South African Winter Olympian, Connor Wilson, trained at Afriski..
Lesotho has never put a Winter Olympian forward.

Afriski is Lesotho’s sole ski resort – the only other one in sub-Saharan Africa is Tiffindell in South Africa which has two runs and relies on artificial snow.

“Afriski has been a great help in my training. I don’t think I would have got to the Winter Olympics without them,” said Wilson, 21, who was training at Afriski for a fortnight.

“There’s huge potential here. I always join in with the (local kids’) training … they’re copying what I’m doing and they are always interested.

“One day hopefully, they will go to the Winter Olympics for Lesotho.”

Ski in Africa…

Despite its small size and relatively limited facilities, Afriski still sees itself as a destination firmly on the global winter sports circuit.

It even pays homage to its European competitors, naming its chalets after renowned ski centres like France’s “Meribel” and “Courchevel”.

French ski and snowboard instructor Thomas Frontoni, 23, said that he would recommend skiing in southern Africa to Europeans despite the relatively short piste.

“Try it – it’s always beautiful, perfect views, friendly people. Southern Africa is cheap for European guys,” said Frontoni, originally from Nice. A full-day “snowpass”, which gives access to all the pistes and lifts, costs around M460 (US$34 or 29 euros).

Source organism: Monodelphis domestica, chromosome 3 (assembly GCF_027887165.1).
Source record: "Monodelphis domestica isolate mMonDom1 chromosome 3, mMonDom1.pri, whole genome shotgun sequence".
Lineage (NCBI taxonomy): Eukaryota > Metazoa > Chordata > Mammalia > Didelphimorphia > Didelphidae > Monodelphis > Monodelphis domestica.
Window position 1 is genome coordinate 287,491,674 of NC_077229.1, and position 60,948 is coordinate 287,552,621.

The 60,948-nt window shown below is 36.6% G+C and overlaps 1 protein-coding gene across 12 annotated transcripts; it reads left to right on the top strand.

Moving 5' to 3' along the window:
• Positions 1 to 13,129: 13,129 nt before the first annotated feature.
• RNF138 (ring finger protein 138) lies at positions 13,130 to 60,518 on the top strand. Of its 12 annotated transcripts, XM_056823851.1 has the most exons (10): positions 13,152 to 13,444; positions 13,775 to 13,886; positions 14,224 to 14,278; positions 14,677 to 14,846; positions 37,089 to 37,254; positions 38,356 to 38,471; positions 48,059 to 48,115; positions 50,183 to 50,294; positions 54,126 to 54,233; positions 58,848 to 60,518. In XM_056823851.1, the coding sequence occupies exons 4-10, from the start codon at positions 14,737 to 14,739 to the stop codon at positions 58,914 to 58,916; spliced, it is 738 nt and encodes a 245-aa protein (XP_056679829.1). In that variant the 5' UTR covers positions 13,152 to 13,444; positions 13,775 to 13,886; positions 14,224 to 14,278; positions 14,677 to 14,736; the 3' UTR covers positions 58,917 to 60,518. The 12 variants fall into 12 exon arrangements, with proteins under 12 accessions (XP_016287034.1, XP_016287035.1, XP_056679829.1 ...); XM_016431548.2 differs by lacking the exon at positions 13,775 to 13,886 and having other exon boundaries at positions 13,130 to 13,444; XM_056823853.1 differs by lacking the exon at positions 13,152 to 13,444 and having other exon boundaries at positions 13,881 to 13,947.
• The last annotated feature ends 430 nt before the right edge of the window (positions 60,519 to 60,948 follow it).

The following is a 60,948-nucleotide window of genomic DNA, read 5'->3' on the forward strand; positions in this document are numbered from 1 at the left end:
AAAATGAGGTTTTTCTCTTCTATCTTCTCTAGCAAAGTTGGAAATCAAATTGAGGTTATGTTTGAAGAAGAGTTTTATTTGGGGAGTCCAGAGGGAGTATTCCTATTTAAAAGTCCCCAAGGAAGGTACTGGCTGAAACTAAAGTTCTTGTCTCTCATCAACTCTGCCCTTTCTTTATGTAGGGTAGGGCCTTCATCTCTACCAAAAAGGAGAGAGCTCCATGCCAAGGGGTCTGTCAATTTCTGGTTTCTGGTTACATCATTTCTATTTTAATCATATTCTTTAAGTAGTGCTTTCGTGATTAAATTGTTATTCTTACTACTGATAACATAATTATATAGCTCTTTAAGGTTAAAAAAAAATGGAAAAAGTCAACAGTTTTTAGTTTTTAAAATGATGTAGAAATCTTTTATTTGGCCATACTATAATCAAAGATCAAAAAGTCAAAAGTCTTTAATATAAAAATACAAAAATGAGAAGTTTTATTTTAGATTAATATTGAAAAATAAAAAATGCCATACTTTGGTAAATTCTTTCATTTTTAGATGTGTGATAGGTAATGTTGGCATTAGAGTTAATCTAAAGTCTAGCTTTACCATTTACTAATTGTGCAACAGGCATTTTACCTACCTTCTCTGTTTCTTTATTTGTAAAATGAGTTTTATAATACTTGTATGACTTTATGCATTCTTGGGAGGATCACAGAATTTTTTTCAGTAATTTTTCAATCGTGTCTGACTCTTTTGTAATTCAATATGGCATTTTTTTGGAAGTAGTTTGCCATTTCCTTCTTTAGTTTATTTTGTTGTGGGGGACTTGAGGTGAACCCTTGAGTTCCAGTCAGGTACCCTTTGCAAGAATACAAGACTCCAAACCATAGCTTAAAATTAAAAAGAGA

Winter Wonderland..."Always beautiful, perfect views, friendly people."
“It’s a small resort … but I think if a French or European skier came here they’d have a good time.

“I have seen lots of South African pupils, Argentine pupils, Canadian pupils.”

“They don’t come here because it’s a kilometre of skiing, they don’t come here because it’s massive mountains,” added Schultz. “They come here to ski in Africa, because it’s on their bucket list.”


Happy Barça Feet
Happiness... MSN
Barcelona’s football ethos is really their success.

Their approach, an approach that is possession-centric, low on stress and very happy, is what has driven the club’s exploits over the past two years.